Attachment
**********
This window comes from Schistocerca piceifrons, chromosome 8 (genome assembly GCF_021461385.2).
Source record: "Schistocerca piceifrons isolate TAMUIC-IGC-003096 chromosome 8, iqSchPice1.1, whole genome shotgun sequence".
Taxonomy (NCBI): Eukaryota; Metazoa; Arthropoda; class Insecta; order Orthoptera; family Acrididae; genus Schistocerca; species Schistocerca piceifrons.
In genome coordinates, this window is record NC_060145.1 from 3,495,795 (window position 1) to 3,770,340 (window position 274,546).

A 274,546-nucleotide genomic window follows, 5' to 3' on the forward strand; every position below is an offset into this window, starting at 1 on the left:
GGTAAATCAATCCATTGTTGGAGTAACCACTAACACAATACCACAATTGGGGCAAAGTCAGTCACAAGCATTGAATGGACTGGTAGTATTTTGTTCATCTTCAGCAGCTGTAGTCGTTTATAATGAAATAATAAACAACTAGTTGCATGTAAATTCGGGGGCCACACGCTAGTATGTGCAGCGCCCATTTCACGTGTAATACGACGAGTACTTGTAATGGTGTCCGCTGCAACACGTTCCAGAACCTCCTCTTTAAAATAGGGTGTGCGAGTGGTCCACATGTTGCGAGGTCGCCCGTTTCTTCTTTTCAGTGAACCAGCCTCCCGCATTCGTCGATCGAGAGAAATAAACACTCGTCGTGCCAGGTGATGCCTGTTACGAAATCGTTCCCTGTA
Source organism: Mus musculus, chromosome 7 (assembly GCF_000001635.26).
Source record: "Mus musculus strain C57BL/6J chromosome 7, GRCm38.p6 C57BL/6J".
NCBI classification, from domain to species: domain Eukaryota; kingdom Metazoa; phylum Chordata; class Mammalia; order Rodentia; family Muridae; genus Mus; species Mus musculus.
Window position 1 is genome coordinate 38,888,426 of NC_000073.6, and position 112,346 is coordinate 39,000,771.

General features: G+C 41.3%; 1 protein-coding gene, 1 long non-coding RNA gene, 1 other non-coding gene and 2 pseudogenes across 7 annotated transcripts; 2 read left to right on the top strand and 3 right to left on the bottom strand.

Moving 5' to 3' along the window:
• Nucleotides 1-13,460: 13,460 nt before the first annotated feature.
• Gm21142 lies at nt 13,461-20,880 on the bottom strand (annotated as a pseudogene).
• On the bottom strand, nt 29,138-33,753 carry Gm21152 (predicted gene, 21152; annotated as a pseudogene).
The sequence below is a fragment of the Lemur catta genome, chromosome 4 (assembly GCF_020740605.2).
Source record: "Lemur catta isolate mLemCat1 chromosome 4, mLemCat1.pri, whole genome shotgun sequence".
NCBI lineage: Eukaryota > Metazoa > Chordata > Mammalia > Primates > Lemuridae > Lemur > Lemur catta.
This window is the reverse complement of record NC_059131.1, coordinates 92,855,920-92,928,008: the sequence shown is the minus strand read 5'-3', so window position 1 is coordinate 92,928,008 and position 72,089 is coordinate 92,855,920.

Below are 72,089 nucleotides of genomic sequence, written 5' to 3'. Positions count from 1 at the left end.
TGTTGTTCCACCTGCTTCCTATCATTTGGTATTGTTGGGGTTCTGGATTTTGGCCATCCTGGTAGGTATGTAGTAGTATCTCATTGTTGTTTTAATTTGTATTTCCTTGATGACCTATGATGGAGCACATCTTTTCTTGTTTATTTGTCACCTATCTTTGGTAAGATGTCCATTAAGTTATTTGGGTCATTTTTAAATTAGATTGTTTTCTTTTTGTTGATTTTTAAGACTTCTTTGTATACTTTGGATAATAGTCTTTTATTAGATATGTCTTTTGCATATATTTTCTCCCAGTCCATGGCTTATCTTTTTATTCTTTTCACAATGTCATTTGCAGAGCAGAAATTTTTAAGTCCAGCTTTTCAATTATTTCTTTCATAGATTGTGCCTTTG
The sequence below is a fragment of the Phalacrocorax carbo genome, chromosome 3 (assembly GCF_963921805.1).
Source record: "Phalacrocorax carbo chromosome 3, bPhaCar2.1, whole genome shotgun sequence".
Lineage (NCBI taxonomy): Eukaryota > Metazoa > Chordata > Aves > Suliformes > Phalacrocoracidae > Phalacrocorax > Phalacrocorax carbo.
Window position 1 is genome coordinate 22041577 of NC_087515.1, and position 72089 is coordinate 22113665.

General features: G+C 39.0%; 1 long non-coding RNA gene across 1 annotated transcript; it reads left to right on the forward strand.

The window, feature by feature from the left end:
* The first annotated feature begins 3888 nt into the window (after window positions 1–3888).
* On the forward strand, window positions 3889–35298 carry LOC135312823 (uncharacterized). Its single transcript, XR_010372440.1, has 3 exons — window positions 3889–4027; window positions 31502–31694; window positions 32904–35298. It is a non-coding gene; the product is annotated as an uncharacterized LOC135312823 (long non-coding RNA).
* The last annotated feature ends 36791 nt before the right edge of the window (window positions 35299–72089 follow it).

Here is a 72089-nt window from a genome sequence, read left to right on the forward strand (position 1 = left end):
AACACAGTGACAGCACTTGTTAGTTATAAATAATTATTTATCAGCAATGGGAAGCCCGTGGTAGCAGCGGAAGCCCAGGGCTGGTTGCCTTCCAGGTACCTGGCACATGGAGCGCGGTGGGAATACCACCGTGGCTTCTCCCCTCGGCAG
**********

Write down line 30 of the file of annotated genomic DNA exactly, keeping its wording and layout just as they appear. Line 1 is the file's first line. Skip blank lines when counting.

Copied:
* The last annotated feature ends 36791 nt before the right edge of the window (window positions 35299–72089 follow it).